I am happy to report that I have achieved a major victory in the battle against the loathed Jello Effect - the asymmetric video motion caused by the high-frequency mechanical vibration. I run a hex setup with a 2-axis gimbal and the GoPro HD Hero 3 Camera. 

Step 1: Replacing stock plastic props with carbon fiber was the first and most significant factor reducing vibration from 1.8 to 0.3 even without balancing, but it did not solve the problem completely.

Step 2: Placing silicone rubber between the camera and the frame and ensuring there is no contact anywhere has done the did. Before, I have tried pretty much everything including foam, rubber, various mechanical setups but nothing worked as well as silicone.

See the video for more details:

https://www.youtube.com/watch?v=rrQhfiRmMGQ

 

Views: 15693

Reply to This

Replies to This Discussion

What's interesting in your videos is the sound of your Hex. I also fly a hex  (DJI Flamewheel w. T-motors & balanced Graupner carbon-filled props). In your vids I'm repeatedly hearing low harmonic beating/pulsing, which may indicate that something is well out of balance. My hex doesn't generate any such sounds, and if it did I would be looking for the source. I get zero jello with either my GoPro 3 (Black) or the 2. Isolation is pretty ordinary rubber grommets between airframe and landing gear frame and then four little rubber-bumper lord-like mounts between the landing gear frame and the gimbal system. I do run my GoPros in their full housings, so the extra mass may help. My gimbal system is also heavy, but I had no jello without it.

Your log readings are for the APM, not for some other place on the hex. Harmonic resonances can have strong local effects in a structure, depending on all sorts of things. For example I have a small trad heli (Blade 130X) that at a certain rotor speed sets the tail to vibrating so violently that it becomes a blur and components can break, while the front shows no vibration at all.

The point is, balance, balance, balance. The good news is that multicopters don't have all the odd rotating bits that trad helis have and that make perfect balance at all speeds impossible. The bad news is that while balancing props is not difficult, balancing motors isn't quite so easy. Some motors are advertised as factory-balanced and in my experience higher quality motors seem to run smoother than cheap ones. I haven't needed to balance the T-motors on my hex. 

Here's a YouTube vid showing how to balance a motor dynamically: http://www.youtube.com/watch?v=_yLRGF5_4XU . You don't really need the app or even to unmount the motors from the aircraft, just use sound and feel and you should be able to get real close to perfect. It's probably impractical to try to use the aircraft's receiver/controller to spin up each motor, rather mash up a cheap ESC, receiver and battery to power up the motors individually. Don't run the motors for long periods or wide open. Before unpluging the three motor leads from the aircraft's ESC make a note of which goes to which so you don't end up with wrong way rotation (and double-check rotation direction before the next flight). Finally, with apologies: DO NOT ATTEMPT THIS WITH PROPS MOUNTED!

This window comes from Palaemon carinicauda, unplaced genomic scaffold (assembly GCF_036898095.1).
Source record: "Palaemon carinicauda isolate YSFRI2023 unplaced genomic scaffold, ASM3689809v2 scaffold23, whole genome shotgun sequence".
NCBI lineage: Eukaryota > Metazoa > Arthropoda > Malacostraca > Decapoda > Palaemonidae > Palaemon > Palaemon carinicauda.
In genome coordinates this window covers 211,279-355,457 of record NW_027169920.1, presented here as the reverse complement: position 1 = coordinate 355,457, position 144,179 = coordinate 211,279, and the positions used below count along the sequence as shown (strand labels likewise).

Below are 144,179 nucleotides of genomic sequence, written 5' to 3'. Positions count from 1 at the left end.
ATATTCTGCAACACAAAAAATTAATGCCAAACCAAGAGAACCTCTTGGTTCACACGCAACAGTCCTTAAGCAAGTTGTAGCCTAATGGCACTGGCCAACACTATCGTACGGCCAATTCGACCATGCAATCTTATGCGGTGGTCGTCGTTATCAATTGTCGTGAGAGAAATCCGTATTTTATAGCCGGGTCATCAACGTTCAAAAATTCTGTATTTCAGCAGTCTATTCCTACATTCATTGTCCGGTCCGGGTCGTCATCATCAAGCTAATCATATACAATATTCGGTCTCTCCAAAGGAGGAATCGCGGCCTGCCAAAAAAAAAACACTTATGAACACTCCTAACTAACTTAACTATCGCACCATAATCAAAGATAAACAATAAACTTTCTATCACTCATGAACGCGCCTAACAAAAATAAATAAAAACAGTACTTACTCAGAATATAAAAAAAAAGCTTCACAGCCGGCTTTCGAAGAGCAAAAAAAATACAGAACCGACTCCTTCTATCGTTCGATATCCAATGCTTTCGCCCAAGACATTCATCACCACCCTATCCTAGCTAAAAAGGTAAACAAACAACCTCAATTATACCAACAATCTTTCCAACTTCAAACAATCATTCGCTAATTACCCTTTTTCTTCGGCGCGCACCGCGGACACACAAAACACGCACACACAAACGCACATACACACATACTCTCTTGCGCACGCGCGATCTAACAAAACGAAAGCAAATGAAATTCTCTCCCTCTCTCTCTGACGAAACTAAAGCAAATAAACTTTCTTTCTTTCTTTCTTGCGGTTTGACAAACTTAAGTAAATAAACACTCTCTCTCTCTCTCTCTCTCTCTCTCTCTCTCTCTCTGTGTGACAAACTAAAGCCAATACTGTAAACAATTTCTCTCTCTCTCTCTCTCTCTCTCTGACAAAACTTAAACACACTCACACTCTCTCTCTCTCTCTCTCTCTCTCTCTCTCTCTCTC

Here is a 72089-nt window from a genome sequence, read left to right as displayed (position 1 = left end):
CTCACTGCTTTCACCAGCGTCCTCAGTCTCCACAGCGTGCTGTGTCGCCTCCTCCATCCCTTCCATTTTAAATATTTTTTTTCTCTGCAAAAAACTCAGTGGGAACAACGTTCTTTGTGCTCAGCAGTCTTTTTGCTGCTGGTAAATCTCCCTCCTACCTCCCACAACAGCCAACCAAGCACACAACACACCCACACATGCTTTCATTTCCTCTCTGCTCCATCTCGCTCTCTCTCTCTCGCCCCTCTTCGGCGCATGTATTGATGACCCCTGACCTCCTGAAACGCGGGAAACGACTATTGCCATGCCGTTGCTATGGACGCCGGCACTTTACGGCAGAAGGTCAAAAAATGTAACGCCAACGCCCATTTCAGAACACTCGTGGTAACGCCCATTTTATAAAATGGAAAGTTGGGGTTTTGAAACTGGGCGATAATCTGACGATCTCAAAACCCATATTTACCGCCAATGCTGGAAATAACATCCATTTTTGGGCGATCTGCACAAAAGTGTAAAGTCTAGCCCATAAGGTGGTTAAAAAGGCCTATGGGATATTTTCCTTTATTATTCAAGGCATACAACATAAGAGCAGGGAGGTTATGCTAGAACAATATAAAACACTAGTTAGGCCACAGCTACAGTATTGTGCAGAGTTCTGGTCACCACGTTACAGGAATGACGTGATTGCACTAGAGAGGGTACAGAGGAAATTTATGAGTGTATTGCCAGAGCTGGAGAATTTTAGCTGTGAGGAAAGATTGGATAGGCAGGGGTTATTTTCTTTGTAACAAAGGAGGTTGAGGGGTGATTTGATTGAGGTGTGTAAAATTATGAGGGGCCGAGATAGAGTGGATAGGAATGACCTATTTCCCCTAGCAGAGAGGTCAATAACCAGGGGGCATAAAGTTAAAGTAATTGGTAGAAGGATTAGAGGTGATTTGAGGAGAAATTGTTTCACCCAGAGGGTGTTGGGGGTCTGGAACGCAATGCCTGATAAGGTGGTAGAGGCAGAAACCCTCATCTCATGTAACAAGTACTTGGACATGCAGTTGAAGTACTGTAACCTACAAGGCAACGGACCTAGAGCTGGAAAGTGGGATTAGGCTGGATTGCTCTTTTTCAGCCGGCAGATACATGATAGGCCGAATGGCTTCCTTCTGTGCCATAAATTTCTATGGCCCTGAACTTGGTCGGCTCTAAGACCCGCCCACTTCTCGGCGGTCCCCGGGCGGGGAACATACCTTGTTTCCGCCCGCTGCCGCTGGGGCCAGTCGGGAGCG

Oliver, it is an interesting observation about the sound. 

I have not balanced my CFs on principle. That could be a reason for the different pitch. Also, CF props, are much more "vibrant" and unyielding and can produce different sound than plastic.

It could also be that my fully aluminum frame creates a resonance. 

I would really want to know more about any resonance work you have done.  It seems to be a very interesting and often ignored subject but frame geometry has a lot to do with how it responds to vibration. Cheers!

My knowledge of harmonic resonances is mostly subjective mainly from dealing with bagpipes, my profession (all sorts of desirable and some undesirable things happen when multiple reeds are running in proximity to one another). But again, I think the value of fully balancing the motors and props on a multicopter is  not appreciated as much as it should be. 

The simplest way is to reduce jello in your footage is to reduce your gopro shutter speed, now you can't do this from the camera settings but you can trick it into doing it. Read on>>>>> 

You may have noticed that you only usualy get this jello effect on bright (sunny or cloudy) days. When your gopro is recording in these conditions it uses a very (very!) fast shutter speed which picks up all the tiny high-frequency vibrations from your props etc. and causes this wobbly video footage. That's why if you've ever done a recording around sunset you won't get this effect. 

Now as I said, the simplest way to completely get rid of this (trust me I've been doing it for many years now) is to reduce the shutter speed by creating a darker environment for the gopro. All this involves is buying a gopro ND filter lens (basically sunglasses for your camera). This drastically reduces the shutter speed but still lets through enough light for a clear picture. These lenses are available in many places now, even from the Team Blacksheep website under accessories I think. 

Hope this helps!

Reply to Discussion

RSS

© 2019   Created by Chris Anderson.   Powered by

Badges  |  Report an Issue  |  Terms of Service